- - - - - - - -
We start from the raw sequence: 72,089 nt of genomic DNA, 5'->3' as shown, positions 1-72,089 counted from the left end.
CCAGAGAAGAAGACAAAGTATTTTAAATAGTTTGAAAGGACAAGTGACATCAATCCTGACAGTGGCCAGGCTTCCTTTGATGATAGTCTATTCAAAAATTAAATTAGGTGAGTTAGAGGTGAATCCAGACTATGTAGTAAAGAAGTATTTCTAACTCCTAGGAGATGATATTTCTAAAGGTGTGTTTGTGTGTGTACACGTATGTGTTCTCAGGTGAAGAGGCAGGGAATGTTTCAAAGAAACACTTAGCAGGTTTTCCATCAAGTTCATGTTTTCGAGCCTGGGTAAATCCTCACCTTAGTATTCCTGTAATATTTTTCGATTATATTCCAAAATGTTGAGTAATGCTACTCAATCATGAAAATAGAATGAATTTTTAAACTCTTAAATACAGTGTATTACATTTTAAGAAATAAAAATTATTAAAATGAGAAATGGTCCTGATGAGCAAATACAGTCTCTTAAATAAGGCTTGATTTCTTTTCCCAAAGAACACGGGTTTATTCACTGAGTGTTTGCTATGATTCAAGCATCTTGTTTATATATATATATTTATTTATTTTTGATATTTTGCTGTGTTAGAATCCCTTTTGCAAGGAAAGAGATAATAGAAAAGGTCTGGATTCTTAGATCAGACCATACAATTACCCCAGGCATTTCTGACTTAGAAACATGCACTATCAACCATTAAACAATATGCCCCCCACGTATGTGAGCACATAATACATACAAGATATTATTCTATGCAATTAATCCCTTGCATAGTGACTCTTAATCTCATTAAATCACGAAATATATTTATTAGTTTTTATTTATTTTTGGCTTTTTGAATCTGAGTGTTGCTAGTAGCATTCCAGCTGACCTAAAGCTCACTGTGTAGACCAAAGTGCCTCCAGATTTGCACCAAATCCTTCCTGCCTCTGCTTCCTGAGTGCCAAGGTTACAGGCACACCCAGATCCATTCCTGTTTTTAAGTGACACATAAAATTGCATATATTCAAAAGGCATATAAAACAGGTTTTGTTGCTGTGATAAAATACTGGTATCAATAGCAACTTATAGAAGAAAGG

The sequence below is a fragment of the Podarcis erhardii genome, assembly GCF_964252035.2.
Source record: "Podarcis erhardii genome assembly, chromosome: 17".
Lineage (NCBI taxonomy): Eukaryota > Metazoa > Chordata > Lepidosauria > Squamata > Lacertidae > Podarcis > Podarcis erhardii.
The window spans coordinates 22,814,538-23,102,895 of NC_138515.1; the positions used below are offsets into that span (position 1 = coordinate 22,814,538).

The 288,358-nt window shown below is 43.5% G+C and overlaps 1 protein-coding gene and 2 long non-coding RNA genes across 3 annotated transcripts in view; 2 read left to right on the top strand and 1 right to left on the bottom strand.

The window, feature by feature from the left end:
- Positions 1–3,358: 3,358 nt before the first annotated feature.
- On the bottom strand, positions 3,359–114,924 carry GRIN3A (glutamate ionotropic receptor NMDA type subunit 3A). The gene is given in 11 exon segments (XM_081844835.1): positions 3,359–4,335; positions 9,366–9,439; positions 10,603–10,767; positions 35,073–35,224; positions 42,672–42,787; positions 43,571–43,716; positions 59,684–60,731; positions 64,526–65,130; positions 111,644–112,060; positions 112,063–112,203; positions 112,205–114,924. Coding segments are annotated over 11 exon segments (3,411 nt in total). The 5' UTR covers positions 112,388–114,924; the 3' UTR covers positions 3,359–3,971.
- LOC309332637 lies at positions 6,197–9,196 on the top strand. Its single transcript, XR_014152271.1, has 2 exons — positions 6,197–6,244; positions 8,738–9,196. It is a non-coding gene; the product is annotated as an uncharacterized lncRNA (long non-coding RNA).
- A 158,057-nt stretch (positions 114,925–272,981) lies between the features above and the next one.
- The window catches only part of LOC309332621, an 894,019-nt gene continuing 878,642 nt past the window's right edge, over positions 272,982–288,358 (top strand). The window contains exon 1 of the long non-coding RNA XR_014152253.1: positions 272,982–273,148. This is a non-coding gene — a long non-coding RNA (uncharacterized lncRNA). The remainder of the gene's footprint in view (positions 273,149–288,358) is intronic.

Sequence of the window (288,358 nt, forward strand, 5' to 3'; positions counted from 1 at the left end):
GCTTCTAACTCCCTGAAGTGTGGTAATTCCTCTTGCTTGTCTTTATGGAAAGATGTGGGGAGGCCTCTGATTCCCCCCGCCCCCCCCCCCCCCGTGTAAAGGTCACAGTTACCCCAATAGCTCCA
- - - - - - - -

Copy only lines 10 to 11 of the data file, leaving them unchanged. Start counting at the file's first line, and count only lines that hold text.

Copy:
- On the bottom strand, positions 3,359–114,924 carry GRIN3A (glutamate ionotropic receptor NMDA type subunit 3A). The gene is given in 11 exon segments (XM_081844835.1): positions 3,359–4,335; positions 9,366–9,439; positions 10,603–10,767; positions 35,073–35,224; positions 42,672–42,787; positions 43,571–43,716; positions 59,684–60,731; positions 64,526–65,130; positions 111,644–112,060; positions 112,063–112,203; positions 112,205–114,924. Coding segments are annotated over 11 exon segments (3,411 nt in total). The 5' UTR covers positions 112,388–114,924; the 3' UTR covers positions 3,359–3,971.
- LOC309332637 lies at positions 6,197–9,196 on the top strand. Its single transcript, XR_014152271.1, has 2 exons — positions 6,197–6,244; positions 8,738–9,196. It is a non-coding gene; the product is annotated as an uncharacterized lncRNA (long non-coding RNA).